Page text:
1. Scalability and Flexibility :

This function indicates the Security Auditor (S) enhancing the scalability and flexibility of the System (Σ).

In this mathematical model, each function encapsulates a specific use case, with the actors as input variables. The interactions between the actors and the use cases are thus formalized, providing a clear and quantifiable representation of the roles and responsibilities within the IIoT security system in Figure 1.

Figure 1:Use-Case Diagram for IIoT Security Challenges

The “Use-Case Diagram for IIoT Security Challenges” in Figure 1 serves as a comprehensive visual representation of the various roles and functionalities within the Industrial Internet of Things (IIoT) aimed at addressing its unique security challenges. It features a range of actors, each with a distinct role in the IIoT ecosystem: the User, who directly utilizes the IIoT system; the Network Administrator, tasked with managing the network aspects; Maintenance Personnel, responsible for the upkeep of devices and infrastructure; the Security Auditor, specializing in security assessment; and the System itself, symbolizing the automated and interconnected components of IIoT. These actors are linked to specific use cases that address different facets of IIoT security. These include introducing basic Multi-Factor Authentication (MFA) to enhance security, adding Biometric Authentication for more robust access control, implementing a Key Agreement Protocol for secure communication, applying Dynamic Risk-Adaptive Security measures, balancing high security with system efficiency, and enhancing the system’s scalability and flexibility to accommodate a growing network of devices.

Evolution of Multi Factor Authentication methods in IIoT.

Multi-factor authentication (MFA) has been pivotal in enhancing security measures, particularly in the realm of the Industrial Internet of Things (IIoT). The evolution of MFA methods has been driven by the need to combat the escalating threats and vulnerabilities in IIoT systems. Initially, MFA schemes integrated two or more authentication factors [7]. These factors typically encompassed elements such as knowledge, biometrics, possession, one-time passwords (OTP), timestamps, challenges, and passwords [8][9]. The utilization of multiple authentication factors has been acknowledged as a more robust approach to identity verification [10].

A notable advancement in MFA for IIoT security is the introduction of two-factor device DNA-based fuzzy vaults. This method involves creating a specific two-factor device DNA by amalgamating intrinsic factors of IIoT devices with their surrounding environments. The objective is to establish a vault set to obscure secret keys based on the two-factor device DNA, thereby bolstering security in IIoT environments [11].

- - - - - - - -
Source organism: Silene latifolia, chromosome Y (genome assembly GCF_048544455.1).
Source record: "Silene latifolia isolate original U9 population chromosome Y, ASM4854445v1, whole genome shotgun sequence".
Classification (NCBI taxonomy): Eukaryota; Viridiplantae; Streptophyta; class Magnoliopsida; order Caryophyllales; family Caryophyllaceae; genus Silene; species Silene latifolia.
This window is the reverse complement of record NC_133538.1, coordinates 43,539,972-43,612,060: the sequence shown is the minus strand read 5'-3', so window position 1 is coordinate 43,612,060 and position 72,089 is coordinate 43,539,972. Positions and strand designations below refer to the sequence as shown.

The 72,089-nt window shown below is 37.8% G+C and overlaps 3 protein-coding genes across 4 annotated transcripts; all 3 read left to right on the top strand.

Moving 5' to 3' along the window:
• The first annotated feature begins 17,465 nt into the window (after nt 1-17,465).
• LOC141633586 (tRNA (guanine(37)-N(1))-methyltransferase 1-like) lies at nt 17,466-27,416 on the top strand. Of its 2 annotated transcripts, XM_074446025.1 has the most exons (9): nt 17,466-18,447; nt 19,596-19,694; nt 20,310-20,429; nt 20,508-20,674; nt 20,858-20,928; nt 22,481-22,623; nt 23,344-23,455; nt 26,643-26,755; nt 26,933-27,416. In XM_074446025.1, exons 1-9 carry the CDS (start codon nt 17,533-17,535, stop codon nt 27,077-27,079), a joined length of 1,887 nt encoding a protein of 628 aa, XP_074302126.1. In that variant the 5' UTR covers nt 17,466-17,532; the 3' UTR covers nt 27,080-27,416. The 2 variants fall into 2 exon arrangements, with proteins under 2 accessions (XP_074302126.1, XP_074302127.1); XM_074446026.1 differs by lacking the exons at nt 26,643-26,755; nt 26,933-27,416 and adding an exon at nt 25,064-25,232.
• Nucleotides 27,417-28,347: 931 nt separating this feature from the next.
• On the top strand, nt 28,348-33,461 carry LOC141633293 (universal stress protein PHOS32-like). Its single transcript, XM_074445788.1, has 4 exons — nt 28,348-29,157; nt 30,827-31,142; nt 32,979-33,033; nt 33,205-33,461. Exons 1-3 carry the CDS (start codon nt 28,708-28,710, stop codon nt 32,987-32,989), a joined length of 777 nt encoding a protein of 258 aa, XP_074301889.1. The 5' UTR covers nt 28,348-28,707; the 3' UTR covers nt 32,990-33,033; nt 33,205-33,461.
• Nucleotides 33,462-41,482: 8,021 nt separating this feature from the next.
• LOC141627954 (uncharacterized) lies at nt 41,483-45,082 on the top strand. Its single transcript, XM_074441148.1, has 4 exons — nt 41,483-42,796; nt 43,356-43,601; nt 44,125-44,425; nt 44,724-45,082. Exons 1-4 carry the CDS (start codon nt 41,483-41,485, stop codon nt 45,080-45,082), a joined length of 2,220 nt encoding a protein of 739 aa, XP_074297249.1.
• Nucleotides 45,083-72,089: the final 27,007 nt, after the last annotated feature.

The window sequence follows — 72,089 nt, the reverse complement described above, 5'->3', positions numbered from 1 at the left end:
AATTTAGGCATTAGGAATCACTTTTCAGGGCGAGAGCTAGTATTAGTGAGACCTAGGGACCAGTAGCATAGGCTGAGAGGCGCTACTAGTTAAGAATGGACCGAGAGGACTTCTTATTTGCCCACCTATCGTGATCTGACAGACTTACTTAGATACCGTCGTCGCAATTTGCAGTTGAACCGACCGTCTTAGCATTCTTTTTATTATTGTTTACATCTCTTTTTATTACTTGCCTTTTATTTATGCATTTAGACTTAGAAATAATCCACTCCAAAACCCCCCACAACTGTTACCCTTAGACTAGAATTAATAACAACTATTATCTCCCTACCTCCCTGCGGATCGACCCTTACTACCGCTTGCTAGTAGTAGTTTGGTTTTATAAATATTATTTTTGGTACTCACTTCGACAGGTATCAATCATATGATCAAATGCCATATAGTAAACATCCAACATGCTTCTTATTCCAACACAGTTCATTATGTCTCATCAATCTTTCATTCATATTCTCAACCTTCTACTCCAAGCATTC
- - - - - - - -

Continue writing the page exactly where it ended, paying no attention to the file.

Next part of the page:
Furthermore, the integration of MFA protocols in IIoT applications has been underscored as a critical element in ensuring secure authentication and key agreement. These protocols have been crafted to offer rapid, privacy-preserving, and zero-round-trip-time authentication, integrating components such as physically unclonable functions (PUFs), proximity estimation, and secret key generation[12].

Moreover, the evolution of MFA in IIoT has witnessed the implementation of blockchain-based authentication mechanisms to surmount the constraints of single-factor authentication. Blockchain technology has been harnessed to heighten data security and privacy in IIoT systems, guaranteeing secure authentication processes .

In recent years, there has been a transition towards more sophisticated MFA frameworks, such as the multi-factor multi-level and interaction-based (M2I) authentication framework for IoT applications. This framework aims to streamline multi-level authentication by integrating various factors and interactions to fortify security measures in IoT environments.


The introduction of the enhanced MFA and Key Agreement protocol marks a significant step forward in securing IIoT environments. By addressing the unique challenges posed by the IIoT, this protocol ensures that industrial systems can reap the benefits of connectivity without compromising on security. As the IIoT continues to evolve, such innovative security solutions will be crucial in safeguarding the industrial sector against an ever-changing landscape of cyber threats.


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Cite As

Tabassum F, Rahaman M (2024) An Enhanced Multi-Factor Authentication and Key Agreement Protocol in Industrial Internet of Things, Insights2Techinfo, pp.1